As Shirley Verrett moved through her recital in the Kennedy Center on Saturday night, she showed, with each added song, that she is one of the matchless recitalists today -- rare indeed.
If my ears were accurate, the greatest applause of the evening came at the end of a group of three American songs of the kind that notable American recitalists used to program regularly, but that have been missing too much from our concerts in recent years. The three, sung without applause between them, were David Diamond's wrenchingly beautiful "David Mourns for Absalom," "The Crucifixion," by Samuel Barber, and David Guion's "I Talked to God Last Night."
In some ways Verrett was at her absolute greatest in the Guion, for she took what would be in lesser hands a rather slender affair, and with integrity and artistic perception, made it a moment of shattering power. She was no less impressive with Diamond and Barber.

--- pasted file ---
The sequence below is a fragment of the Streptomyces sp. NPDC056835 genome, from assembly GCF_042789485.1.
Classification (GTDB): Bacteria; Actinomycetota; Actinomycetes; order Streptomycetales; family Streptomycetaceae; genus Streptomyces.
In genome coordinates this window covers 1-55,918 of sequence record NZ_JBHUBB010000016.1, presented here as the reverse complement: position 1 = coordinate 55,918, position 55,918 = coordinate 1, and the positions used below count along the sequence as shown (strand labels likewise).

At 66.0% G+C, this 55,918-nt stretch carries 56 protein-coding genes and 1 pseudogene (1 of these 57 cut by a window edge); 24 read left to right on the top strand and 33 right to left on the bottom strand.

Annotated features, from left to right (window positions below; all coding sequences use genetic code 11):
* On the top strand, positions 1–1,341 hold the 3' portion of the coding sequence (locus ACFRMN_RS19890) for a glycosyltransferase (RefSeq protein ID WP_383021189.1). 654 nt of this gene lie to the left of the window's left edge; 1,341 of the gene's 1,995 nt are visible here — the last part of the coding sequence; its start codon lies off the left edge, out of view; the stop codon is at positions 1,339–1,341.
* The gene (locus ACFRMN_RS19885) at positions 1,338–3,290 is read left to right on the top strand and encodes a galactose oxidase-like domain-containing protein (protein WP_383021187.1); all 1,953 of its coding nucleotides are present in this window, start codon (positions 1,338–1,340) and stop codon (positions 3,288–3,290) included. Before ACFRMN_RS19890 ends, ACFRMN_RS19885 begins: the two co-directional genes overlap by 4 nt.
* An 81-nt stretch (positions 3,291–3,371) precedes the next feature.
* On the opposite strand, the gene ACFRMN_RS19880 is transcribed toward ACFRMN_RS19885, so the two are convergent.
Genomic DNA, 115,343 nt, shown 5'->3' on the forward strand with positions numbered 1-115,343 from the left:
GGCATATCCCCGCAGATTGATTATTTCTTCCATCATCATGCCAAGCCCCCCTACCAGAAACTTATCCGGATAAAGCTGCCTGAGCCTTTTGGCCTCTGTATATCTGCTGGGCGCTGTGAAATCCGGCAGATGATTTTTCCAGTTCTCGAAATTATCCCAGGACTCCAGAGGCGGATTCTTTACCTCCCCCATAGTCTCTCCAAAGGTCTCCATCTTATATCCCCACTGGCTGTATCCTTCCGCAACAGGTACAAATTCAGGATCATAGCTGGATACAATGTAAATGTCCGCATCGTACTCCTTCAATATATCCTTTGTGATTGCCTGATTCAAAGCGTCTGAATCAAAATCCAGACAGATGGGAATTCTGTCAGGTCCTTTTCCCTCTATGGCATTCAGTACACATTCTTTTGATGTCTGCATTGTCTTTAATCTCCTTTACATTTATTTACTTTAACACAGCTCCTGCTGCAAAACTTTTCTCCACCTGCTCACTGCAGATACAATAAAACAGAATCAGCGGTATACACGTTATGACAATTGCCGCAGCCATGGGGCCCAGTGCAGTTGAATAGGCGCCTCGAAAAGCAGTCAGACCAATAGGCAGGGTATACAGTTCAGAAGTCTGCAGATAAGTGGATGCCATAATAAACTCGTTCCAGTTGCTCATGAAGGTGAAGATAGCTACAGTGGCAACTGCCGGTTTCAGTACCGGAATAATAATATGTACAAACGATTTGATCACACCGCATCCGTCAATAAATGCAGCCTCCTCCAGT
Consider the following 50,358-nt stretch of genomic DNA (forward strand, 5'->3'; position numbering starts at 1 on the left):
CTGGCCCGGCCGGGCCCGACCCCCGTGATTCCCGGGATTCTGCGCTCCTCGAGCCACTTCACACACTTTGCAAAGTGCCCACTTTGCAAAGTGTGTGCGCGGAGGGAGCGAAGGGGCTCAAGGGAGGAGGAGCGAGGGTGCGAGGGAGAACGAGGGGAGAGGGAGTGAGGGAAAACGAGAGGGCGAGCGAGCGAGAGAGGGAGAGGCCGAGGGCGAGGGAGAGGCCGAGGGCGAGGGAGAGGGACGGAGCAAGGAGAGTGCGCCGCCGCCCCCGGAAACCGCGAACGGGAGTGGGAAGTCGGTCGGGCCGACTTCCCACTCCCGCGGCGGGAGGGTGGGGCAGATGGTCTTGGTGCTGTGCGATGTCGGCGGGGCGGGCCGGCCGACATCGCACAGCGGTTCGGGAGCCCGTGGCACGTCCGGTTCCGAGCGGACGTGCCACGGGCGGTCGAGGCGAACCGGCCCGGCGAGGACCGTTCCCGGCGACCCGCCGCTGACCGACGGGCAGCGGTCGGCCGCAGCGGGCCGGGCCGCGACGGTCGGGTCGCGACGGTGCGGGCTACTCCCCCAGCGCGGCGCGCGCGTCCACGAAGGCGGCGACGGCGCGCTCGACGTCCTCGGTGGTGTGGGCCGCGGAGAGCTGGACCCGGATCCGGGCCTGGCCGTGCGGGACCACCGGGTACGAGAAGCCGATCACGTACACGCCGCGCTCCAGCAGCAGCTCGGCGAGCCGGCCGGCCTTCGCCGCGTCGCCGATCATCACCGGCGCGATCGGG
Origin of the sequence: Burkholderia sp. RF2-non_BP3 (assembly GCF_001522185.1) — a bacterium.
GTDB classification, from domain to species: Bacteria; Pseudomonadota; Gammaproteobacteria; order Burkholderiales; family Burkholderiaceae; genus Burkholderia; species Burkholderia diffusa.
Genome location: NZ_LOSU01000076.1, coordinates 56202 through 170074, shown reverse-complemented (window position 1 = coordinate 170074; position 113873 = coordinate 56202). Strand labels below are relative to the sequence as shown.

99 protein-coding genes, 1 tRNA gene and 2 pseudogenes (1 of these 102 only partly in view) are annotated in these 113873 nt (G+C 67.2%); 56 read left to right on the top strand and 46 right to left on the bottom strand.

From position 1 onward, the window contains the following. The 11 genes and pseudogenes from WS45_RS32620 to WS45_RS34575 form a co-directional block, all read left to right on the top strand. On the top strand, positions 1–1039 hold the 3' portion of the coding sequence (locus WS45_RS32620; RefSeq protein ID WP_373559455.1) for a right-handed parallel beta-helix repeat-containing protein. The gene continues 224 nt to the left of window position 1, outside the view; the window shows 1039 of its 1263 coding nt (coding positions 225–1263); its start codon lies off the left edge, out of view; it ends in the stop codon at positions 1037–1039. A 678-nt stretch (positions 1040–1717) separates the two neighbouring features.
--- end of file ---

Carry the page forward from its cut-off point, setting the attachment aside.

A group of five Shubert songs carried Verrett to the first high point as she reached a special level in "In der Ferne." Having sung brilliant coloratura in three arias by Pergolesi, Verrett became a lyric poet in four songs by Chausson, making "Les heures" and "Les papillons" matters of captivating delicacy. As for "Il est doux, il est bon." at the end of the concert, it is ideal for Verrett in its grand, sensuous style.
Warren Wilson played variably, growing in strength as he reached the American songs.